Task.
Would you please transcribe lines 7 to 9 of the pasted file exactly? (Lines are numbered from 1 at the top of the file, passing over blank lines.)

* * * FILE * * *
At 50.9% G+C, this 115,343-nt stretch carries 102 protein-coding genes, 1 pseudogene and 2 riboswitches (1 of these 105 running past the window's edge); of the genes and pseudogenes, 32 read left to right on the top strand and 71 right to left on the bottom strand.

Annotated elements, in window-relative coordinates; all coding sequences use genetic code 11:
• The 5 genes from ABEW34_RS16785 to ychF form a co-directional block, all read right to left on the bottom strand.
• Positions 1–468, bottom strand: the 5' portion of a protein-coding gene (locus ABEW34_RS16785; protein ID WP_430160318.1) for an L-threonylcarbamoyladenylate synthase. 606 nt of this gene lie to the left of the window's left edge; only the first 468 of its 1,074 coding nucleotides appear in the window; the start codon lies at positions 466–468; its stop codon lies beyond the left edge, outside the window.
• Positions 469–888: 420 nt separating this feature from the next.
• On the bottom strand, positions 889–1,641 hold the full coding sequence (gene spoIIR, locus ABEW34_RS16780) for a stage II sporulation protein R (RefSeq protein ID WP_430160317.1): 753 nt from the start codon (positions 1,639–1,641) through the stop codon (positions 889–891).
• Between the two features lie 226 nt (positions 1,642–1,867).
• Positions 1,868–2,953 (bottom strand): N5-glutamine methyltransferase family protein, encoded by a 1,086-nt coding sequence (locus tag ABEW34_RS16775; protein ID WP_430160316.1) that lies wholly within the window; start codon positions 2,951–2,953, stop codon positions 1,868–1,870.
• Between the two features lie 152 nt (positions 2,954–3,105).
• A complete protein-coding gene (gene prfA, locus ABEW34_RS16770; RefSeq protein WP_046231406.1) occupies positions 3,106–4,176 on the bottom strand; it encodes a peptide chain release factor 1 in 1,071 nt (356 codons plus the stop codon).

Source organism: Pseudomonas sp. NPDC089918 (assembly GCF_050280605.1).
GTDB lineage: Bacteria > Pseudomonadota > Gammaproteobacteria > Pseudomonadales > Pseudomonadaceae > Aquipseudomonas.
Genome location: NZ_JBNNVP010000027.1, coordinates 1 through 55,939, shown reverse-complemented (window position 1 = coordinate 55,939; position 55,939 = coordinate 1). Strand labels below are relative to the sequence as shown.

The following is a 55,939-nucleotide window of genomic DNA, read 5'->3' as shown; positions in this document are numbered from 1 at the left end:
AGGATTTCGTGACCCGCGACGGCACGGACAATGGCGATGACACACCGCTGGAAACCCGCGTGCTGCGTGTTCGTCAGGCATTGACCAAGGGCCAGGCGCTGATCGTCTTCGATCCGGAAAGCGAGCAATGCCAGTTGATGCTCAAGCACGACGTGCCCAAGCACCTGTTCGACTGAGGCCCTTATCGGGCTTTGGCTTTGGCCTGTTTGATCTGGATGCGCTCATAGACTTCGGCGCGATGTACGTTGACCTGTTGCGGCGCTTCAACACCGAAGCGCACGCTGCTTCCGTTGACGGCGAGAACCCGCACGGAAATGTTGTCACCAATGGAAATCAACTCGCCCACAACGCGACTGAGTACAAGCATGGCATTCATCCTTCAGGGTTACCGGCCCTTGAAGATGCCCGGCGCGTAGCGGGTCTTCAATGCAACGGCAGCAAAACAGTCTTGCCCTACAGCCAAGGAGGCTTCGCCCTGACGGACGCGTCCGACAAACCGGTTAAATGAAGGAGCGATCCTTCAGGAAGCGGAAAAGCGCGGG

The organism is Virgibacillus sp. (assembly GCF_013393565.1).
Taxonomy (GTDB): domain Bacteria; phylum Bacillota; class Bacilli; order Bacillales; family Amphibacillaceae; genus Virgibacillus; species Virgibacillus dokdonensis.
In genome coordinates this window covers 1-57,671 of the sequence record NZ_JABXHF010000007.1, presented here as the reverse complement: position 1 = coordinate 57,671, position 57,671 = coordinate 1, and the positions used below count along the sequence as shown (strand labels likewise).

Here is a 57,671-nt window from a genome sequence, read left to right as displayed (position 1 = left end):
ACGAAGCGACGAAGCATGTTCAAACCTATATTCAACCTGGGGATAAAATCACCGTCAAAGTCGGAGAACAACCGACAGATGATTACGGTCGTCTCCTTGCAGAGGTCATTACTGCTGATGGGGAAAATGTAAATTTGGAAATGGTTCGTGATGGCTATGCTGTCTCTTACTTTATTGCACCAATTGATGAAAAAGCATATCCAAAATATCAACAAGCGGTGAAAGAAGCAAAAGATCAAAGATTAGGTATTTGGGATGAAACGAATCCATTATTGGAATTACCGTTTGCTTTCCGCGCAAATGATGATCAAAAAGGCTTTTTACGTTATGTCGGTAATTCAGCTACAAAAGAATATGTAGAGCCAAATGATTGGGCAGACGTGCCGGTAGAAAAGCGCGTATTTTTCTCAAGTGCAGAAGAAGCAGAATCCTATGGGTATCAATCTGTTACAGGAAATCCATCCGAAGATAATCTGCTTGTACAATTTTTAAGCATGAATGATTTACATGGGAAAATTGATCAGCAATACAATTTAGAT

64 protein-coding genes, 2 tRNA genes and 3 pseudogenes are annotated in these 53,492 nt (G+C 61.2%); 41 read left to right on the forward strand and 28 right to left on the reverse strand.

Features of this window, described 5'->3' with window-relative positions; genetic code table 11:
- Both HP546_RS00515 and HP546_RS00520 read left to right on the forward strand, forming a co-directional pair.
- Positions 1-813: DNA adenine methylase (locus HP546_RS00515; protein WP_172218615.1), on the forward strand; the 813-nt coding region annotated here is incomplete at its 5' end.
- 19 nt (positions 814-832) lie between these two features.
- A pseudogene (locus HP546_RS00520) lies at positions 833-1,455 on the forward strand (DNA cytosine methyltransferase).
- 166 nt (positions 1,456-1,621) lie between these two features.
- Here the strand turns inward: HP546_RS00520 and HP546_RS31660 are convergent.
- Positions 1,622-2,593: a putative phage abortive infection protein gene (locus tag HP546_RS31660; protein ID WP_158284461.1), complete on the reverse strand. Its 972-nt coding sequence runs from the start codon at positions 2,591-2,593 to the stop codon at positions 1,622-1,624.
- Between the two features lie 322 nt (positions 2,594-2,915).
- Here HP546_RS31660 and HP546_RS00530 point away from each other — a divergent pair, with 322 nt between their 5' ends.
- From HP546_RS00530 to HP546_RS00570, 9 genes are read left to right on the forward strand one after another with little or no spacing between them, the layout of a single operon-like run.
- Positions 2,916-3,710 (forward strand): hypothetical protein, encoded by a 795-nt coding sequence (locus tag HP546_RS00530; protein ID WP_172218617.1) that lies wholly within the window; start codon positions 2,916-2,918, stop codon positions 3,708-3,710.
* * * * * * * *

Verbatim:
• Between the two features lie 226 nt (positions 1,642–1,867).
• Positions 1,868–2,953 (bottom strand): N5-glutamine methyltransferase family protein, encoded by a 1,086-nt coding sequence (locus tag ABEW34_RS16775; protein ID WP_430160316.1) that lies wholly within the window; start codon positions 2,951–2,953, stop codon positions 1,868–1,870.
• Between the two features lie 152 nt (positions 2,954–3,105).